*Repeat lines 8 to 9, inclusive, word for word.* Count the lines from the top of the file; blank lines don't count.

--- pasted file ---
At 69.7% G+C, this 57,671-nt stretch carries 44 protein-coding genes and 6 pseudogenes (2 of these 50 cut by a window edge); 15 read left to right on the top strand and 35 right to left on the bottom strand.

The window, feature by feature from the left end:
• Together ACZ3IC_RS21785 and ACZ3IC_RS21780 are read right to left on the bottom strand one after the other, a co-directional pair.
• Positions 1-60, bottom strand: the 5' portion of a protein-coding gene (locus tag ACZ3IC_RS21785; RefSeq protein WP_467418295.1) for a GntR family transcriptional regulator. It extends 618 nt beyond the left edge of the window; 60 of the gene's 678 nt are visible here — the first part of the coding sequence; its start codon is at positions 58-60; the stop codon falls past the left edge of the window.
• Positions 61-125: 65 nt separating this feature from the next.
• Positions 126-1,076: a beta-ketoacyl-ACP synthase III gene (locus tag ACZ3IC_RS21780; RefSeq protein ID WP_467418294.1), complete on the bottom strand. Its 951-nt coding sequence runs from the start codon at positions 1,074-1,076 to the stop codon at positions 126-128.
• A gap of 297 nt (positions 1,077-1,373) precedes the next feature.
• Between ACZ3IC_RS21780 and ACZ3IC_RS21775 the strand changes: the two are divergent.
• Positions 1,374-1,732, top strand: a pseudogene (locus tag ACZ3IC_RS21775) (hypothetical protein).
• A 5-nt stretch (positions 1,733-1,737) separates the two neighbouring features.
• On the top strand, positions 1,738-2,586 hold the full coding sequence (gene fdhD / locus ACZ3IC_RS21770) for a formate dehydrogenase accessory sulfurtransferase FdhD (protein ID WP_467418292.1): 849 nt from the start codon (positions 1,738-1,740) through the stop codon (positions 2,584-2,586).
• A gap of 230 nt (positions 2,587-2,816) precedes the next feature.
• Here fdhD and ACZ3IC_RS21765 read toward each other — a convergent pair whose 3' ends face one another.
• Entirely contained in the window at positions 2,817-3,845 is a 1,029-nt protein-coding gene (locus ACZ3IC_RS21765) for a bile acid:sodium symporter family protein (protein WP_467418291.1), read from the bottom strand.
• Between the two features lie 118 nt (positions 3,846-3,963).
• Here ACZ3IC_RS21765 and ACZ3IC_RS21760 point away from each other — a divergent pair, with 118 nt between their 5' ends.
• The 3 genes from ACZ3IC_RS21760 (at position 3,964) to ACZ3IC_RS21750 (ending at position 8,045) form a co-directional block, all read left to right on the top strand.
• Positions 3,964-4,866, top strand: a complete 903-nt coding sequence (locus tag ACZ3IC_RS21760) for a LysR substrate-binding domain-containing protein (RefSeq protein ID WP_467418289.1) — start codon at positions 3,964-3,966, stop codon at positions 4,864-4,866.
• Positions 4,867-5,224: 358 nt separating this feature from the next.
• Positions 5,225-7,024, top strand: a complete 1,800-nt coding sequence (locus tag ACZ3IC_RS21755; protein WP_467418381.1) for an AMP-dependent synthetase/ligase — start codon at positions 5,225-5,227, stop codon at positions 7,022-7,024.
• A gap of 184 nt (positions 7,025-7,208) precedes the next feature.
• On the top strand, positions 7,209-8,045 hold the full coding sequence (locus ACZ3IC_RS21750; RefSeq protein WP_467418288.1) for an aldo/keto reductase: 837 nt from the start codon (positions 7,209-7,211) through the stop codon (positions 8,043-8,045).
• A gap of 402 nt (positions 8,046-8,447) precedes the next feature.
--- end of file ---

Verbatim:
• Between ACZ3IC_RS21780 and ACZ3IC_RS21775 the strand changes: the two are divergent.
• Positions 1,374-1,732, top strand: a pseudogene (locus tag ACZ3IC_RS21775) (hypothetical protein).